Greens Warn about Surveillance Threat to Democracy

Canadians have a right to know how much clandestine surveillance is being carried out on the Canadian public, said Green Party Leader Elizabeth May, MP Saanich-Gulf Islands.

“We first heard about the prevalence of spying on private citizens last week in the US, but it is obvious that both countries share communication infrastructure and have passed similar security-related laws,” said May. “It’s time citizens were given more information regarding the kind of spying being carried out, how, and why.”

Canadians also learned earlier this week that the Communications Security Establishment Canada (CSEC) has a metadata – data about data content – surveillance program approved by Defence Minister Peter McKay in 2011. Although McKay has stated that this was directed exclusively at foreign communications, questions still remain about CSEC’s activities, and other matters.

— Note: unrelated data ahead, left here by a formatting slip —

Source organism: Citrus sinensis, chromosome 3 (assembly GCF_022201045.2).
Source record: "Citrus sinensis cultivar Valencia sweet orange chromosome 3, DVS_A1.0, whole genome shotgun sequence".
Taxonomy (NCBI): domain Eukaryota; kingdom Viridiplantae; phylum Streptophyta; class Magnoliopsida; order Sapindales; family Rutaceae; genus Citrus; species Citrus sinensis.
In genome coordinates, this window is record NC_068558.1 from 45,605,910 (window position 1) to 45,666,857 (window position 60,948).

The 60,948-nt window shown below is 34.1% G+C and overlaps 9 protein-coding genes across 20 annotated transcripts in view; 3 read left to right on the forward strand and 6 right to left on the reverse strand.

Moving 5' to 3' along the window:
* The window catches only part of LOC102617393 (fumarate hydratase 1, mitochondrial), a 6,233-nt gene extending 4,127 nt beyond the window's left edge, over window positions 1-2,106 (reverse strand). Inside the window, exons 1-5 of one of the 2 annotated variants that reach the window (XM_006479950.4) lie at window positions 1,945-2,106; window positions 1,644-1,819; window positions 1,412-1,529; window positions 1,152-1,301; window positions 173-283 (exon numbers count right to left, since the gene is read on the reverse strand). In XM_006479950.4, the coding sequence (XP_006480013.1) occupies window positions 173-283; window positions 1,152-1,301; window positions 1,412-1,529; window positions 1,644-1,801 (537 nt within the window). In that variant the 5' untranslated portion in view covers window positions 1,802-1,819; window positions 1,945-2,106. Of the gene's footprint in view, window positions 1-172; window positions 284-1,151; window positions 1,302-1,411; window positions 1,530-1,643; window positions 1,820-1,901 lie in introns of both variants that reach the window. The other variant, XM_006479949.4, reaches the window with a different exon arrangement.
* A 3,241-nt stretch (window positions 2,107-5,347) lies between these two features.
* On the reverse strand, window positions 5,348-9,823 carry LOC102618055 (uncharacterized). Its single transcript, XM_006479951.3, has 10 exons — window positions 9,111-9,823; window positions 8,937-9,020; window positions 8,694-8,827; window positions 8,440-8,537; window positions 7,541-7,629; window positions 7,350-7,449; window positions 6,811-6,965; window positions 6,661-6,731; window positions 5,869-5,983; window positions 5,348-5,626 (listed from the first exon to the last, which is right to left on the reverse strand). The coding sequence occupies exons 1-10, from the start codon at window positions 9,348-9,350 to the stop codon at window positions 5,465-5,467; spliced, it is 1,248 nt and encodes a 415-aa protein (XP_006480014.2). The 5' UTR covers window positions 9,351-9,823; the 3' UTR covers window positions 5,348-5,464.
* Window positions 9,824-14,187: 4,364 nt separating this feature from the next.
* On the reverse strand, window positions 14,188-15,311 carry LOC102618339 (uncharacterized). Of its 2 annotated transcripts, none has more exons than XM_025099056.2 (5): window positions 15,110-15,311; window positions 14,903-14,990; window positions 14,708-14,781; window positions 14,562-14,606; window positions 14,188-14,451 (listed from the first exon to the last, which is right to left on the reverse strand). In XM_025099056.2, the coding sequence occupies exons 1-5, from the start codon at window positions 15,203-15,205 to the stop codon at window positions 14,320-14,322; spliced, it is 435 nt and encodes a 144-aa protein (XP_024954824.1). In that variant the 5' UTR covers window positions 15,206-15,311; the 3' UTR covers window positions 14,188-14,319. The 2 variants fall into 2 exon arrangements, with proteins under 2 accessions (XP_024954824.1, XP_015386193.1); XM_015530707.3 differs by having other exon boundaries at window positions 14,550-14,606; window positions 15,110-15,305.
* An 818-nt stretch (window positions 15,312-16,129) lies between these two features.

Who controls/regulates the surveillance of Canadians and what restrictions are they under? What is the role of Canadian telecom companies which are refusing to talk because of a gag order? How much collaboration is there with the US on both foreign and domestic communication surveillance?

“Canada used to be a country where permission had to be given before gaining access to private communications, said May. “We have strayed dangerously far from this standard and must do everything we can to restore it.

“I understand that the world has changed since 9/11, but treating us all like potential terrorists is not the way to maintain security. From what we are hearing, there are potential threats to our Charter of Rights; the role of the Privacy Commissioner might be compromised, and even our courts. This is a direct threat to democracy.”